Kitchen lighting is undergoing a transformation as well, says Daniel Tripp, a product manager at the U.S. subsidiary of German high-end kitchen hardware and fixture manufacturer Hafele. Rows of tiny LED lights can be embedded in any surface so that countertops, backsplashes, and cabinets can be set to glow at any brightness or in any color. Task and mood lighting in the kitchen can then be customized to a variety of moods or functions, and increase visibility into normally hidden spaces such as bottom cabinets. Lights can be programmed to address the different needs of all the various people using the future kitchen, with extra-bright lighting for the elderly, soothing lighting for midnight snackers, colorful lights for toddlers, or even full-spectrum white light for those subject to depression in the winter. Tiny embedded sensors and cameras, Tripp adds, could serve to track what food you’re running out of in the refrigerator, or to function as triggers to automatically open cabinet doors or trash bins when you reach toward them with your hands full.
Meet the Jetsons
Also coming to kitchens: robots. A company called Willow Garage in Menlo Park, California, already sells a home robot that can cook a complete breakfast and perform various other household chores. Right now the robot, known as Personal Robot 2 (PR2), costs $400,000, and is intended only for robotics researchers, notes Willow CEO Steve Cousins. “But the price will come down, and its functionality will improve to the point where people will be willing to pay for it,” he says. We may well see affordable robots able to help out with the cooking and cleaning within 20 years. In the meantime, we’ll see more and more small-scale robotic devices capable of performing a single, relatively simple chore, such as stirring and monitoring the temperature of a dish that’s cooking on the stove, or wheeling a tray full of food around to guests. RoboDynamics, in Santa Monica, is already selling a $3,000 tray-toting robot called Luna.
And yes, appliances are still an important part of the kitchen of the future. At today’s leading edge are “speed ovens” from GE, Miele, Electrolux, and others (at prices starting around $1,800) that combine bursts of heat and microwave energy in ever-more-sophisticated ways to turn out food that’s indistinguishable from food prepared in conventional ovens, but in one-third the time. “It zaps and bakes a fabulous, juicy bird in 20 minutes,” says Kinoshita Mann, who is putting a Miele version (the Europa MasterChef 60cm Speed Oven) in her kitchen, where she’s test-driving many of the appliances and concepts for her clients’ kitchens. Researchers are already looking at technologies that can enlist intense pressures or even laser beams to further reduce cooking times without compromising food quality. And as one sign of how seriously appliance makers already take the growth of consumer interest in wellness, GE is at pains to stress that its latest line of refrigerators boasts chilling drawers and twin evaporators to keep produce fresh, plus hot and cold water filters that supposedly remove 98 percent of the impurities often found in tap water.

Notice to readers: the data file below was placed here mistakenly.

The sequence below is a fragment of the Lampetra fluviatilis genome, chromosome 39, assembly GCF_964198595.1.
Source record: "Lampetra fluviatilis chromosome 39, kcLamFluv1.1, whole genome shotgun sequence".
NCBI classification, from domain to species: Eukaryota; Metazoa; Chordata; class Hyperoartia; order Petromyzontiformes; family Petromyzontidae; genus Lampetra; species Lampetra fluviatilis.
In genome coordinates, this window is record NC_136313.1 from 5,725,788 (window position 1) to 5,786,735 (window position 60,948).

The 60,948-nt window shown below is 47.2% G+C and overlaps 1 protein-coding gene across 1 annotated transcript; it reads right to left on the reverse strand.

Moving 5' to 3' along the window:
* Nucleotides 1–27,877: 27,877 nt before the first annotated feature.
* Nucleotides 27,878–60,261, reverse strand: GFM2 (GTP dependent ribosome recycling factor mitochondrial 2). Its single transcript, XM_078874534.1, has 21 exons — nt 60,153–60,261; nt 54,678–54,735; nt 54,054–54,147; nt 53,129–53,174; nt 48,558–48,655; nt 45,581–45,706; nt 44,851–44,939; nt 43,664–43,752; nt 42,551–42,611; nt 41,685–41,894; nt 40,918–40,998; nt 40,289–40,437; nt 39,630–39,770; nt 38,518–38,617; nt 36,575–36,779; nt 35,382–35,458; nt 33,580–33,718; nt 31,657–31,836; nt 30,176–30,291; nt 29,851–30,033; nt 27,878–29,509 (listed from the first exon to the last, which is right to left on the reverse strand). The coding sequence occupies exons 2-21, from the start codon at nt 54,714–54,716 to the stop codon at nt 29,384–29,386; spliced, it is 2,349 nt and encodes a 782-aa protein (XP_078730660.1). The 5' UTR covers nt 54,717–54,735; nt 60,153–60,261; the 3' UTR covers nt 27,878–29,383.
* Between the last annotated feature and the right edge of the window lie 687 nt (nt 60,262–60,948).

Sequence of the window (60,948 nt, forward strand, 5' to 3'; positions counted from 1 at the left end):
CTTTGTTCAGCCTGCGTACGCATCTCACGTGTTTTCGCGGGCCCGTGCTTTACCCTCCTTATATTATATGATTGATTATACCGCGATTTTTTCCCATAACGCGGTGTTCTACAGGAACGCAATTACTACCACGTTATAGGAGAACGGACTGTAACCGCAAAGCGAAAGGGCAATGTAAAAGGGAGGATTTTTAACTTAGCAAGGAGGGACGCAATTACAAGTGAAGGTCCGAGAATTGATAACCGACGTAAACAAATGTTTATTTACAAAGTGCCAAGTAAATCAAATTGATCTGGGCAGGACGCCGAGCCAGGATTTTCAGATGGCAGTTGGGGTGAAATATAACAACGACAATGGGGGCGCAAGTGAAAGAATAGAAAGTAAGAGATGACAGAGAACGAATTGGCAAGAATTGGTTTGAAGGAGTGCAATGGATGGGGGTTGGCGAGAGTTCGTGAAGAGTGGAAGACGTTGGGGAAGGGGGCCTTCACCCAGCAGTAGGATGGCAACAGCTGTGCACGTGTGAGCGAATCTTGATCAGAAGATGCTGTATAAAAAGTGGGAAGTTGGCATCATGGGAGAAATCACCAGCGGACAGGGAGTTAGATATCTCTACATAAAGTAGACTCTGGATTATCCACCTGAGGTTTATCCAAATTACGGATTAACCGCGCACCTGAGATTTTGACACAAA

But for all the new appliances and improvements coming into the kitchen of the future, Kinoshita Mann is most excited—if a bit nervous—about one appliance she’s leaving out of her own kitchen. “All the food garbage is going to go into a small, built-in composting machine for the garden,” she says. “It can process 5 pounds of stuff a day, including meat. No garbage disposal—gulp.”
No one ever said the future isn’t a little scary.
David H. Freedman is a science and technology journalist and author, who writes for The Atlantic, The New York Times, and Discover magazine, for which he writes the Impatient Futurist column. His most recent book is Wrong: Why Experts Keep Failing Us. This is his first article for Gourmet Live.